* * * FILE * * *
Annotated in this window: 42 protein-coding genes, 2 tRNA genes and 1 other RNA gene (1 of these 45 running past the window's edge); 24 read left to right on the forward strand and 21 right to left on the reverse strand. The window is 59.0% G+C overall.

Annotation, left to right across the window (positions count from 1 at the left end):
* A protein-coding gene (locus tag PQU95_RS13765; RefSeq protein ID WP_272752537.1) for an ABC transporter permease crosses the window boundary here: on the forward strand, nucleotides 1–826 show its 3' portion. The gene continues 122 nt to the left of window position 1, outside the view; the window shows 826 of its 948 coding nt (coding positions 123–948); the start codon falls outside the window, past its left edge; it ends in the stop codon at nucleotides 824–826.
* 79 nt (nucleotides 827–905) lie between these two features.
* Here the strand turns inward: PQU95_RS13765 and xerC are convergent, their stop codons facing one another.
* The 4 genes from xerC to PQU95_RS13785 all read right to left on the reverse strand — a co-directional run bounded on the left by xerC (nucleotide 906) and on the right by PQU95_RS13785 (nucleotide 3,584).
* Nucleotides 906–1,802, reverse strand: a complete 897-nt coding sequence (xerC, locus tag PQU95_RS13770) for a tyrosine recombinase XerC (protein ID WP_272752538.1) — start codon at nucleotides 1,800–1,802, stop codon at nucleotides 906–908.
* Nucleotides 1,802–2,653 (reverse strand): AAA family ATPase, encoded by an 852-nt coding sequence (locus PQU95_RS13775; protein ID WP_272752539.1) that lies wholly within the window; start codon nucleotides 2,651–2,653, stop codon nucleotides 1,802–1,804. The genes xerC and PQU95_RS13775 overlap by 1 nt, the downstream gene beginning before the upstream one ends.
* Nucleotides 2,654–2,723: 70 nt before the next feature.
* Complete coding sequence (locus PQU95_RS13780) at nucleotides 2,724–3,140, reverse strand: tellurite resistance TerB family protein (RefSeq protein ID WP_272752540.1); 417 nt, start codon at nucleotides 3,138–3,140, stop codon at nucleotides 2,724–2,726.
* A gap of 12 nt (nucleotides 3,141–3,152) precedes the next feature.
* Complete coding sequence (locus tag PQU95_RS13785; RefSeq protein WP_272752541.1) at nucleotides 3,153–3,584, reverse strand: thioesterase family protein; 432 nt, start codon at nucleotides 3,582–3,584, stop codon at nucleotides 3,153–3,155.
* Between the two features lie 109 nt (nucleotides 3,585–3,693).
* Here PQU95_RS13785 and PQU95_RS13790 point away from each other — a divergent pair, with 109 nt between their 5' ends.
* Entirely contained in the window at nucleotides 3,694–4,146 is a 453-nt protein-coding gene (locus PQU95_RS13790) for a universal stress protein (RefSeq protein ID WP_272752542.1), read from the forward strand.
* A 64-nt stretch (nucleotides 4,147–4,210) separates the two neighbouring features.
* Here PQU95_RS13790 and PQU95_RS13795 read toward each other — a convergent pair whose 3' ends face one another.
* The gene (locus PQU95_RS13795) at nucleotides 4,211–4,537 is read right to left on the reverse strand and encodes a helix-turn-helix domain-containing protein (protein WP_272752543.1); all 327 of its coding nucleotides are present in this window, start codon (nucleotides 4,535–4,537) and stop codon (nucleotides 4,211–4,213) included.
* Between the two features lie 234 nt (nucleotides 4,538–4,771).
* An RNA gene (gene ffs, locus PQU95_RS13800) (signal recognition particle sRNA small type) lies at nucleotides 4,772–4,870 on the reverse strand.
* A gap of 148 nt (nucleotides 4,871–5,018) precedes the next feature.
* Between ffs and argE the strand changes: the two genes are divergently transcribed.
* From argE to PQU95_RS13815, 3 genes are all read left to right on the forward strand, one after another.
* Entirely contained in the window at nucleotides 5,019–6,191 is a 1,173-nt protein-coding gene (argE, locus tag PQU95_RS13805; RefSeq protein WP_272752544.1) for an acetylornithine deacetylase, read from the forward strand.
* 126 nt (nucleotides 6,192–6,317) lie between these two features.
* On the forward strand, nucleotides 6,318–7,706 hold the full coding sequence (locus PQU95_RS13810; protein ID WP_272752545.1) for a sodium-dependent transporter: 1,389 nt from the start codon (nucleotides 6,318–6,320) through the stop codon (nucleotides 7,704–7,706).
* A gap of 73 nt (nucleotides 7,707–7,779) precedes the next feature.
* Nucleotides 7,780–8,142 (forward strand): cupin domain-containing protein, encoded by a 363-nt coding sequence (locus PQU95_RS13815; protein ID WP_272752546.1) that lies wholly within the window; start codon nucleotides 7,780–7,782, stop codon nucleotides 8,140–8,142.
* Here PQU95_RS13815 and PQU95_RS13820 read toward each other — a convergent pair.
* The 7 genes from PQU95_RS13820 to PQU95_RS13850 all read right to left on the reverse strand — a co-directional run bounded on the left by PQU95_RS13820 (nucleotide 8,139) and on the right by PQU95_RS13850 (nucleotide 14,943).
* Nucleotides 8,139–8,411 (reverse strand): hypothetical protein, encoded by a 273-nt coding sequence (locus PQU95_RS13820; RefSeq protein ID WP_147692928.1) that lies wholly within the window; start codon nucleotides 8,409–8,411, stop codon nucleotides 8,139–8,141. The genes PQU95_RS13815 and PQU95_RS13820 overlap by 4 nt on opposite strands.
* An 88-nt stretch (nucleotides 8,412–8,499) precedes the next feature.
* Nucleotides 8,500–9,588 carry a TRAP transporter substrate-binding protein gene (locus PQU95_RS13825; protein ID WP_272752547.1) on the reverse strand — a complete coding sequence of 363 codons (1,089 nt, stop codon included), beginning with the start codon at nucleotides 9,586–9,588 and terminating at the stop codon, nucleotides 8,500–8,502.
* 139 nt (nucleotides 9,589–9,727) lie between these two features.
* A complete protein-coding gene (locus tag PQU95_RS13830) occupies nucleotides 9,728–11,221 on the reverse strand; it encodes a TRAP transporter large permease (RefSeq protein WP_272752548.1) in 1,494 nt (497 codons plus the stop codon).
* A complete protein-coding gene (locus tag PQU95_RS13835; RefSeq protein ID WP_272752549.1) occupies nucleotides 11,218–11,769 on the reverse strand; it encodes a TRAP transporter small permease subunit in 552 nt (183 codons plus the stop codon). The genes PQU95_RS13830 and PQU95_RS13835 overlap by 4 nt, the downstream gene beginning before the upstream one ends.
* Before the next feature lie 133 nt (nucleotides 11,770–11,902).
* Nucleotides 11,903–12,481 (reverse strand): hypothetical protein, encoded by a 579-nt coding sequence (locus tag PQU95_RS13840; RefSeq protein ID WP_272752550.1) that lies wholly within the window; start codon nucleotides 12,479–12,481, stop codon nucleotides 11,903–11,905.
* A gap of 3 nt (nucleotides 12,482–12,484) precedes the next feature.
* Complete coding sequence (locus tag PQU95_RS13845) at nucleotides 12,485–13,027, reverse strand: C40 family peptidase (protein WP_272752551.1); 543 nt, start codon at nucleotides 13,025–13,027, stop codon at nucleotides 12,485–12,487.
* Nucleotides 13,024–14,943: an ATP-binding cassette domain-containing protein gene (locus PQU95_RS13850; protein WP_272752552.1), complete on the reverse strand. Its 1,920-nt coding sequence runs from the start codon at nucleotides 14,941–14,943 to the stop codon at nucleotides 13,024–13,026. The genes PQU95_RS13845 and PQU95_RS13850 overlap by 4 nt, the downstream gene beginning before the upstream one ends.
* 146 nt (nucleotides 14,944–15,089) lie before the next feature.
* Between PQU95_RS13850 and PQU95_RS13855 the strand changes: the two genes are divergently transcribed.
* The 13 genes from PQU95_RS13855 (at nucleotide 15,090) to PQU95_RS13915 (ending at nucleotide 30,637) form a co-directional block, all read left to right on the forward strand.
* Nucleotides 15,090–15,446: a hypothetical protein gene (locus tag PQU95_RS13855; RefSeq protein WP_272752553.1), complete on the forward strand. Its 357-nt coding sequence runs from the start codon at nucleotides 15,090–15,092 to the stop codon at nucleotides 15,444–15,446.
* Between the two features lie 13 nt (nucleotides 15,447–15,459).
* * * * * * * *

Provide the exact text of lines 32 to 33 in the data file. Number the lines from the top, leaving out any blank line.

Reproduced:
* An 88-nt stretch (nucleotides 8,412–8,499) precedes the next feature.
* Nucleotides 8,500–9,588 carry a TRAP transporter substrate-binding protein gene (locus PQU95_RS13825; protein ID WP_272752547.1) on the reverse strand — a complete coding sequence of 363 codons (1,089 nt, stop codon included), beginning with the start codon at nucleotides 9,586–9,588 and terminating at the stop codon, nucleotides 8,500–8,502.